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By Peter Wertz · April 6, 2011
There are films that you watch and there are films that you experience, and in almost every case, a Stanley Kubrick film will fall into that second category. This becomes clearer when you tell somebody that you recently watched one of his films and they ask you what it was about. Try and answer. Sure, you can give a plot summary, but trying to articulate what the film was about is like trying to describe color to a blind person. There's simply too much there. Never is this truer than in 2001: A Space Odyssey, Kubrick's legendary masterpiece devoted to the majesty and mystery of our universe.
Kubrick himself said in a 1968 interview, "You're free to speculate as you wish about the philosophical and allegorical meaning of the film—and such speculation is one indication that it has succeeded in gripping the audience at a deep level—but I don't want to spell out a verbal road map for 2001 that every viewer will feel obligated to pursue or else fear he's missed the point." His purpose was not to tell us what to feel, but simply to make us feel something immense. If, somehow, you come out on the other side of this remarkable piece of cinema without being moved, without feeling something, then friend, you're doing it wrong.
2001 is broken into four pieces, all related to one another in varying degrees. The first is titled The Dawn of Man and tells the tale of an herbivorous tribe living in the harsh severity of the African desert millions of years before man would even consider venturing towards space. The tribe wakes up one morning to find the ominous and iconic Black Monolith stationed at the entrance of their cave, and soon after, become the first creatures on the planet to understand the concept of tools and weaponry.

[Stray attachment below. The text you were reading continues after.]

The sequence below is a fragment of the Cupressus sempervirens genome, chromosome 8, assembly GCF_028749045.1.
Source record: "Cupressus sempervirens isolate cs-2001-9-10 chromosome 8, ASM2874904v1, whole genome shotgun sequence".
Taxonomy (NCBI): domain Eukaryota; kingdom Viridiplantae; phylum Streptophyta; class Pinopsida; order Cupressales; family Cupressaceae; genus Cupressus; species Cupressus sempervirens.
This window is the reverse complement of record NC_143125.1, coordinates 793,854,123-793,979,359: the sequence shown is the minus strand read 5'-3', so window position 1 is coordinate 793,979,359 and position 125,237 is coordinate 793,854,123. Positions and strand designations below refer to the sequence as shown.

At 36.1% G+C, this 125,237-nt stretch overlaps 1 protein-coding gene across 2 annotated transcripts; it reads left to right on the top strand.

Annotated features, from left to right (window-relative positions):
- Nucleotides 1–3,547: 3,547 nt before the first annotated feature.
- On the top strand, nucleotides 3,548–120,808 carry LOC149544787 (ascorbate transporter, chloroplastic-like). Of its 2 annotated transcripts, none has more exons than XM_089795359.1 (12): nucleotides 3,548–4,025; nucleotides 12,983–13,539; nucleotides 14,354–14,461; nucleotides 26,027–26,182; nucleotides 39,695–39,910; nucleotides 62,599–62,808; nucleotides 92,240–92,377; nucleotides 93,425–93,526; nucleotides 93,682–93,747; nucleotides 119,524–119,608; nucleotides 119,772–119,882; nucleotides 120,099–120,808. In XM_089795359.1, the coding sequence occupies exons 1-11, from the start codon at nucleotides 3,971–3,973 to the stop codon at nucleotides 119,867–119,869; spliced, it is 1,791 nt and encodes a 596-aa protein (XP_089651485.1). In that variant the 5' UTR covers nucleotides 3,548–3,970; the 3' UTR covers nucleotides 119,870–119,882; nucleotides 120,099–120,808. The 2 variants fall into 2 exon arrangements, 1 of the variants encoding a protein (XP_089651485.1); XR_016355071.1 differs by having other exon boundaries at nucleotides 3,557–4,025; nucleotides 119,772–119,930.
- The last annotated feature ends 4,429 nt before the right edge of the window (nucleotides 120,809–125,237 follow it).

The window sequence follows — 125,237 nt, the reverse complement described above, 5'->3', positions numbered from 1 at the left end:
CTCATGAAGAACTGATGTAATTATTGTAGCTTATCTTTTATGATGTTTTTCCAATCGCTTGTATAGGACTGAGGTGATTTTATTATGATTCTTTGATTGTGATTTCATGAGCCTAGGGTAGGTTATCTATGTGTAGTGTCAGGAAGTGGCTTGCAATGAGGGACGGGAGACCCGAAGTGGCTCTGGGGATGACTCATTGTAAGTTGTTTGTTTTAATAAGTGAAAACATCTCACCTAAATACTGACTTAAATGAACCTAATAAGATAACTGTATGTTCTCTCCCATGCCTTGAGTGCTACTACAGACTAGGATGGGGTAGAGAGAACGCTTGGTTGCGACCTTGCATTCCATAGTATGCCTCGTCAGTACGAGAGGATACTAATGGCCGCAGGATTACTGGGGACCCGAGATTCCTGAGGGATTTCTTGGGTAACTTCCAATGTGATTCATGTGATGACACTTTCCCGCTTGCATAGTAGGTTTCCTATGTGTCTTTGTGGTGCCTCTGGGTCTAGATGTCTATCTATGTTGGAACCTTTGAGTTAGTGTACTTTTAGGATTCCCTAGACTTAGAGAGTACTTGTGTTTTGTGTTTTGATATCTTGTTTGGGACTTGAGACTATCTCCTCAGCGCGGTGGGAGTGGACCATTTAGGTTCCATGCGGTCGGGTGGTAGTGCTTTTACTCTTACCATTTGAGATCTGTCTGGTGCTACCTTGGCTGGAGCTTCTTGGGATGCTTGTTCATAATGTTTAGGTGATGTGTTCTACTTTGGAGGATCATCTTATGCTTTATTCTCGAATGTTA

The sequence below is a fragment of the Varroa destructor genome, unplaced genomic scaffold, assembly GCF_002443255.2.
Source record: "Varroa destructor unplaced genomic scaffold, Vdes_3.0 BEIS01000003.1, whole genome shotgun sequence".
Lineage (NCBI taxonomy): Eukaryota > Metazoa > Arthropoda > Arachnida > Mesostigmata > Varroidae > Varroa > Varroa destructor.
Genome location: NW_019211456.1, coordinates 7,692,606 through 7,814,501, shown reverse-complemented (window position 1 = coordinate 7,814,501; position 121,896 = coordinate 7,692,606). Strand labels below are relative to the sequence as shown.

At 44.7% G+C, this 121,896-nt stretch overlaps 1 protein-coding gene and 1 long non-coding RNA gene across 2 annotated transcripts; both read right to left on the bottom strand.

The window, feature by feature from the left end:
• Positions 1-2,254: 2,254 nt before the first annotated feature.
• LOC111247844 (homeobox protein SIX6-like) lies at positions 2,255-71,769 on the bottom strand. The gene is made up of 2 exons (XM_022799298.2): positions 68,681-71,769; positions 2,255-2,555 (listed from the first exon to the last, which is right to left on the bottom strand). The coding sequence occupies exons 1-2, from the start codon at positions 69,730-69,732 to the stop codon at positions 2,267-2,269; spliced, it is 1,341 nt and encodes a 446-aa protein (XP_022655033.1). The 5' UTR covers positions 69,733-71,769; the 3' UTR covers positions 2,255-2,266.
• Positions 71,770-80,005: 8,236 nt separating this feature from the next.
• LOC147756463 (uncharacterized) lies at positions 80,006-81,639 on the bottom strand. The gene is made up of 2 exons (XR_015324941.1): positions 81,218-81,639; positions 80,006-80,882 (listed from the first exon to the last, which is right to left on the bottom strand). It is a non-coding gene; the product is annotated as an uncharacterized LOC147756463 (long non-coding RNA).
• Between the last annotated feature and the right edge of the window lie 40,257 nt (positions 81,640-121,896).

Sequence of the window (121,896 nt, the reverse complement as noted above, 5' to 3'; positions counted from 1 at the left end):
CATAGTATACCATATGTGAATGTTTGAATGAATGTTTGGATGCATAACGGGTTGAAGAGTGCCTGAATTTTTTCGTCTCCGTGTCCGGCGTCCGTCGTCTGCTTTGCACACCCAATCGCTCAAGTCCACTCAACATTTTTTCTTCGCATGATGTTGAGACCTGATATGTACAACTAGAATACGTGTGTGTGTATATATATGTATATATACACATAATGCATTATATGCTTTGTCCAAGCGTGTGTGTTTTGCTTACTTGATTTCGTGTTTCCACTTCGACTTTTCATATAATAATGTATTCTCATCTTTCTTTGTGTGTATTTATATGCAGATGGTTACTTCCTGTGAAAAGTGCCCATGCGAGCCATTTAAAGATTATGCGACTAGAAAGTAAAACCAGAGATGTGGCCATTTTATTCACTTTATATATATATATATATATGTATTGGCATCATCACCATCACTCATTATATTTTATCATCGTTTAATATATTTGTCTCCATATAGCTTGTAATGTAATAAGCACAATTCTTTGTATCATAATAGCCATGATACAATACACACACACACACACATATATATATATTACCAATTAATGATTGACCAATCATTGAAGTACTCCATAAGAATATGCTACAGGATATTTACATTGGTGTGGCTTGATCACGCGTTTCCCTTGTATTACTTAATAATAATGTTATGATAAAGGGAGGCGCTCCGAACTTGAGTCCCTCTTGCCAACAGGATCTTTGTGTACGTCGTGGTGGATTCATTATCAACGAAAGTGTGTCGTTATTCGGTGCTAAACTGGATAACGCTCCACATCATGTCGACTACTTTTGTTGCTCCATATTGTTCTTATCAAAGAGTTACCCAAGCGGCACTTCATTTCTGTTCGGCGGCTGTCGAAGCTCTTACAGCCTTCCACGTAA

From here, the film journeys millions of years into the future and hundreds of miles off the surface of the earth, into the beautiful blue chasm of space. A group of scientists have discovered another monolith apparently buried intentionally on the surface of the moon. As they examine it, it unleashes a powerful signal aimed at Jupiter. Eighteen months later, a two man mission to Jupiter is underway, prompted by this mysterious signal. From here on out the film tells the story that most viewers remember: the story of Doctors Dave Bowman (Keir Dullea) and Frank Poole (Gary Lockwood), and their ship's computer, the brilliant and (supposedly) infallible HAL 9000 (Douglas Rain). While the other elements of 2001 are more visual and auditory than plot-driven, this portion of the film is the real meat and potatoes, and I'll avoid spoiling it. Suffice it to say, this is the most emotionally-charged installment, climaxing with the unforgettable, "Dave…my mind is going…I can feel it."